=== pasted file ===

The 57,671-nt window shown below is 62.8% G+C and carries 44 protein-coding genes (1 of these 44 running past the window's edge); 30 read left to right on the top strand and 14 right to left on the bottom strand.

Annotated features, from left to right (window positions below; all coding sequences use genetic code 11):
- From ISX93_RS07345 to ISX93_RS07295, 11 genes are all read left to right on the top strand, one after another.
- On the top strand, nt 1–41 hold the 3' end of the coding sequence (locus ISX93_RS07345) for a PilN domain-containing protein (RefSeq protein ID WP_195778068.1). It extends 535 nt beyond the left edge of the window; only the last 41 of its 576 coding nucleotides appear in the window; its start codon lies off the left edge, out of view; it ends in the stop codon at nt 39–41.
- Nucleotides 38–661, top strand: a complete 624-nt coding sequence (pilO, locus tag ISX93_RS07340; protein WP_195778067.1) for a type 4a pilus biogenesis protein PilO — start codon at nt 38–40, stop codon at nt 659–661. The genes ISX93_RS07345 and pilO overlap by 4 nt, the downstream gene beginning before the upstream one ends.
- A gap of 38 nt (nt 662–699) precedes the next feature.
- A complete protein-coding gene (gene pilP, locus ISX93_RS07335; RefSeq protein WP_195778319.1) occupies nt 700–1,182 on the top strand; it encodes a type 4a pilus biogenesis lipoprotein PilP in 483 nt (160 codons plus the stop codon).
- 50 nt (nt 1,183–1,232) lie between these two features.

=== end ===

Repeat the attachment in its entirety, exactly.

The 57,671-nt window shown below is 62.8% G+C and carries 44 protein-coding genes (1 of these 44 running past the window's edge); 30 read left to right on the top strand and 14 right to left on the bottom strand.

Annotated features, from left to right (window positions below; all coding sequences use genetic code 11):
- From ISX93_RS07345 to ISX93_RS07295, 11 genes are all read left to right on the top strand, one after another.
- On the top strand, nt 1–41 hold the 3' end of the coding sequence (locus ISX93_RS07345) for a PilN domain-containing protein (RefSeq protein ID WP_195778068.1). It extends 535 nt beyond the left edge of the window; only the last 41 of its 576 coding nucleotides appear in the window; its start codon lies off the left edge, out of view; it ends in the stop codon at nt 39–41.
- Nucleotides 38–661, top strand: a complete 624-nt coding sequence (pilO, locus tag ISX93_RS07340; protein WP_195778067.1) for a type 4a pilus biogenesis protein PilO — start codon at nt 38–40, stop codon at nt 659–661. The genes ISX93_RS07345 and pilO overlap by 4 nt, the downstream gene beginning before the upstream one ends.
- A gap of 38 nt (nt 662–699) precedes the next feature.
- A complete protein-coding gene (gene pilP, locus ISX93_RS07335; RefSeq protein WP_195778319.1) occupies nt 700–1,182 on the top strand; it encodes a type 4a pilus biogenesis lipoprotein PilP in 483 nt (160 codons plus the stop codon).
- 50 nt (nt 1,183–1,232) lie between these two features.